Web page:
When your children are young the idea of traveling with them for the first time can seem daunting. The excitement of the trip can be overshadowed by the small details of how to feed/change/settle a baby or, how to keep an active toddler entertained without them getting into the cockpit and taking control of the plane. So I asked around, and remembered a few of my sanity saving tips from when I had to traverse hemispheres with babies and toddlers in tow. Hopefully some of these tips will come in handy when embarking on an overseas adventure!
1. Wear your oldest clothes
A Swiss friend of mine always sets off on her overseas journey in really old clothes. Clothes that you don’t mind if they don’t return home, and always with a spare set in a plastic bag. For her the idea of carrying that vomit stained t-shirt or those poo-laden pants to her destination was really unappealing, so her solution was pop them in the bin – then have a fresh set ready to start again. And, that wasn’t just a change for the children, it included her as well. So, make sure to pack a full set of outerwear for yourself, and the essential change for the kids. And remember: if there is any vomiting to be done or food to be spilled, it will probably land on you as well as your child – but will hopefully miss the stranger you are sitting next to.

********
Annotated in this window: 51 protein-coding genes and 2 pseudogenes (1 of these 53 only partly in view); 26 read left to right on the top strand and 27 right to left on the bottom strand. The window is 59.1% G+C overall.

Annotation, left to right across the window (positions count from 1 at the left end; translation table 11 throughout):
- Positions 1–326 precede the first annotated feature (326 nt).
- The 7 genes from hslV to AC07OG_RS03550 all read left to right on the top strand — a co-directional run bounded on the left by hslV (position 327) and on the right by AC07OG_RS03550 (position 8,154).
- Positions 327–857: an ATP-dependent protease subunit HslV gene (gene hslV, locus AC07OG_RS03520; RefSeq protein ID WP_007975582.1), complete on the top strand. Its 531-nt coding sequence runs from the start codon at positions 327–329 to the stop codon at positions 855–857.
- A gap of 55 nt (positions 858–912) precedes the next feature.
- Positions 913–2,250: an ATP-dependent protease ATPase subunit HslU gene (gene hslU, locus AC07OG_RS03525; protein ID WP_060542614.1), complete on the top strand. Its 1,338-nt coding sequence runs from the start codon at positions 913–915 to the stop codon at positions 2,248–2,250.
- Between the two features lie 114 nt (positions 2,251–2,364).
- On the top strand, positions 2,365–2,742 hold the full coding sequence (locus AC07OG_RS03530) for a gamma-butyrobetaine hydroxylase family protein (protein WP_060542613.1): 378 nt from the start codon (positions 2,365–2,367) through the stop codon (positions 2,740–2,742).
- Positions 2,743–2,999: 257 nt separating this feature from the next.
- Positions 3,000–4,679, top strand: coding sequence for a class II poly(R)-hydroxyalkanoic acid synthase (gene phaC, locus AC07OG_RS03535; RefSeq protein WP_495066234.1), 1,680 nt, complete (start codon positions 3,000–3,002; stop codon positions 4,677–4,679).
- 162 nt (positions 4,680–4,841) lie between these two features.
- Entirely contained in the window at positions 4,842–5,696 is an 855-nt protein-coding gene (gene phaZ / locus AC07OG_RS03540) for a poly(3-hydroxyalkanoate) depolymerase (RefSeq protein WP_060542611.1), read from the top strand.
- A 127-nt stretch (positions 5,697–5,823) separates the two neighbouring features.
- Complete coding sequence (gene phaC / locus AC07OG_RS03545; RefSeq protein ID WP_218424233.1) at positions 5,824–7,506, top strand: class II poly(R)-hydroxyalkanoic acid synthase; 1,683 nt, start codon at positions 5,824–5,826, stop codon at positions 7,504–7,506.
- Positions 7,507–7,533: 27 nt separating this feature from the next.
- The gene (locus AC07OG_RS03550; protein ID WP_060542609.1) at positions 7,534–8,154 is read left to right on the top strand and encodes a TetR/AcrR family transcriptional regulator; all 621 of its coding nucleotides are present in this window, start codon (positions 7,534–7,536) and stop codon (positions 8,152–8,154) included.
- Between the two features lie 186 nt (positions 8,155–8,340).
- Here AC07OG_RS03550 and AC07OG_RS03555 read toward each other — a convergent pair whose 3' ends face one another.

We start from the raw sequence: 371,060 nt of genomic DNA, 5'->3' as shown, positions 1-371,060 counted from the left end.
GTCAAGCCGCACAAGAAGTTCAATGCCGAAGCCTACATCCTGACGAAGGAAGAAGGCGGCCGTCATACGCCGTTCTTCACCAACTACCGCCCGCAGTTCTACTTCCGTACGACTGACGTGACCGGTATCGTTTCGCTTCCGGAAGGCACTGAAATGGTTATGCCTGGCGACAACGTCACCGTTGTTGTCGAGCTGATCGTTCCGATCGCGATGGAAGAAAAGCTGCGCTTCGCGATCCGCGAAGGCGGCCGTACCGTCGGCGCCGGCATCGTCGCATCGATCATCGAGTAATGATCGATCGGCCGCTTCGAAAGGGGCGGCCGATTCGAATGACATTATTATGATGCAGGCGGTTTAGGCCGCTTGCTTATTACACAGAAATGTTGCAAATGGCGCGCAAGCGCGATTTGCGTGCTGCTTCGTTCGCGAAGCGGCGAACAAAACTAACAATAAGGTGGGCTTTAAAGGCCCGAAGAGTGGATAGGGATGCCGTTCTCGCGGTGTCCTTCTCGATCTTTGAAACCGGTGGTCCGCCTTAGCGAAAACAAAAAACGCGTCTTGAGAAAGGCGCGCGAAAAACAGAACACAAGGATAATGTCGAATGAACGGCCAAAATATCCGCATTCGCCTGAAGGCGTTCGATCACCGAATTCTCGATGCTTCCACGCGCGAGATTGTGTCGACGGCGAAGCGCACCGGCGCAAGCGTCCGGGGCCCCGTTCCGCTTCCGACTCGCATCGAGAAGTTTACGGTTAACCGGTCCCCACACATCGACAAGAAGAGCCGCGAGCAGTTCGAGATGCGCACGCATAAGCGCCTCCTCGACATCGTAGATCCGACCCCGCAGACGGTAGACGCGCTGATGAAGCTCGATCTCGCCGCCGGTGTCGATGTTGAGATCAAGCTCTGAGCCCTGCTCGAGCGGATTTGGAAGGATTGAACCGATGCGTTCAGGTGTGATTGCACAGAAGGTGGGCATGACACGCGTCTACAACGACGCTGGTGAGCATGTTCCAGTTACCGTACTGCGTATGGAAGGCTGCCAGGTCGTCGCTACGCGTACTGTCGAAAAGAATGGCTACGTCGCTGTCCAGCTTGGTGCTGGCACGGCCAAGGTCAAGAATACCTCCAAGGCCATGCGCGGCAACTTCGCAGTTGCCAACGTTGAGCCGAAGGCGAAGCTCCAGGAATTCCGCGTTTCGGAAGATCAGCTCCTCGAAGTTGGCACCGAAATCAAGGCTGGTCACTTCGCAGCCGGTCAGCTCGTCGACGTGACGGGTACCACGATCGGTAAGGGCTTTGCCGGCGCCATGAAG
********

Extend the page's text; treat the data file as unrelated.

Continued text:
2. Dress your child in bright clothing
This top tip comes from something I read online when first traveling internationally with my children. Without being able to offer a reference I will borrow it and share with you as it was a fabulous piece of advice: dress your child in something bright and distinctive. Airports, train stations and ferry terminals can be busy and hectic places – with luggage, tickets and gates to think about it is easy to be distracted for a second. If your child is dressed in a bright t-shirt, jumper, coat or hat they are easy to spot in what will probably be a comparably tall crowd. It also means that some gaudy bright garment that was gifted to you may make it out of the wardrobe for this special occasion.
3. A pack back, and dear I say it – a lead
Get a small cheery backpack for your child to carry and let them fill it (not too full) with a game, colouring in, bits and bob, and a favourite toy – however make sure you are the one in charge of the extra special favourite toy they need for sleep. Pack a couple of snacks so your child gets the whole thrill of the adventure – plus it may help later when they are hungry and refuse to eat the inflight food. The pack back may be the saving grace for airport waiting areas. And, I know this may be a controversial subject, but a lead to hang on to might be just enough for your child not to wander, but feel autonomous enough to not throw a tantrum over sitting in a buggy or holding a hand.
4. Choose a night time flight